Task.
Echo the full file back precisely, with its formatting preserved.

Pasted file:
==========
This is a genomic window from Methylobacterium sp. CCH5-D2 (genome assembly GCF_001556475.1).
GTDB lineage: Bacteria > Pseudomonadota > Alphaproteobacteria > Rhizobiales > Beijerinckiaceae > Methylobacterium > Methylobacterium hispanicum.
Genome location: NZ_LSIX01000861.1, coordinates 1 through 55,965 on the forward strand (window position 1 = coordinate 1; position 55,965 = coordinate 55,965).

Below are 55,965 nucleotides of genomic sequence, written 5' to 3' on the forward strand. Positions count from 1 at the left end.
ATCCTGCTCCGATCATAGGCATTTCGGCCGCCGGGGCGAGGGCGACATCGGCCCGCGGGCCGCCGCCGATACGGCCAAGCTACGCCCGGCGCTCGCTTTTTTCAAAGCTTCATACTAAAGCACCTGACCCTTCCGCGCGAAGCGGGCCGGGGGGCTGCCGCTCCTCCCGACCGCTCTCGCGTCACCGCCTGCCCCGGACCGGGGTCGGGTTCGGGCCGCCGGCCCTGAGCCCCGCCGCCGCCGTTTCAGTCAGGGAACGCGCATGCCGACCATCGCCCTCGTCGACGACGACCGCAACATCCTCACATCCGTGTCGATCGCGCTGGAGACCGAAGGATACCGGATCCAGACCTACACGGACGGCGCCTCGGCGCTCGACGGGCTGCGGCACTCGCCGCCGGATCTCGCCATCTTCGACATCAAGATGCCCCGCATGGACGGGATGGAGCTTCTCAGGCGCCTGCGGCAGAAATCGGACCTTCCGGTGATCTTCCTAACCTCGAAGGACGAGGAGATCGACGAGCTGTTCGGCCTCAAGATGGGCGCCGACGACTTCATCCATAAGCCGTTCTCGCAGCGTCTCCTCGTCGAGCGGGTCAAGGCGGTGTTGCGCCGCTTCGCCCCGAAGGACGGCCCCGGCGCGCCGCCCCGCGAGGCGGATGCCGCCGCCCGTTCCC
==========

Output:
This is a genomic window from Methylobacterium sp. CCH5-D2 (genome assembly GCF_001556475.1).
GTDB lineage: Bacteria > Pseudomonadota > Alphaproteobacteria > Rhizobiales > Beijerinckiaceae > Methylobacterium > Methylobacterium hispanicum.
Genome location: NZ_LSIX01000861.1, coordinates 1 through 55,965 on the forward strand (window position 1 = coordinate 1; position 55,965 = coordinate 55,965).

Below are 55,965 nucleotides of genomic sequence, written 5' to 3' on the forward strand. Positions count from 1 at the left end.
ATCCTGCTCCGATCATAGGCATTTCGGCCGCCGGGGCGAGGGCGACATCGGCCCGCGGGCCGCCGCCGATACGGCCAAGCTACGCCCGGCGCTCGCTTTTTTCAAAGCTTCATACTAAAGCACCTGACCCTTCCGCGCGAAGCGGGCCGGGGGGCTGCCGCTCCTCCCGACCGCTCTCGCGTCACCGCCTGCCCCGGACCGGGGTCGGGTTCGGGCCGCCGGCCCTGAGCCCCGCCGCCGCCGTTTCAGTCAGGGAACGCGCATGCCGACCATCGCCCTCGTCGACGACGACCGCAACATCCTCACATCCGTGTCGATCGCGCTGGAGACCGAAGGATACCGGATCCAGACCTACACGGACGGCGCCTCGGCGCTCGACGGGCTGCGGCACTCGCCGCCGGATCTCGCCATCTTCGACATCAAGATGCCCCGCATGGACGGGATGGAGCTTCTCAGGCGCCTGCGGCAGAAATCGGACCTTCCGGTGATCTTCCTAACCTCGAAGGACGAGGAGATCGACGAGCTGTTCGGCCTCAAGATGGGCGCCGACGACTTCATCCATAAGCCGTTCTCGCAGCGTCTCCTCGTCGAGCGGGTCAAGGCGGTGTTGCGCCGCTTCGCCCCGAAGGACGGCCCCGGCGCGCCGCCCCGCGAGGCGGATGCCGCCGCCCGTTCCC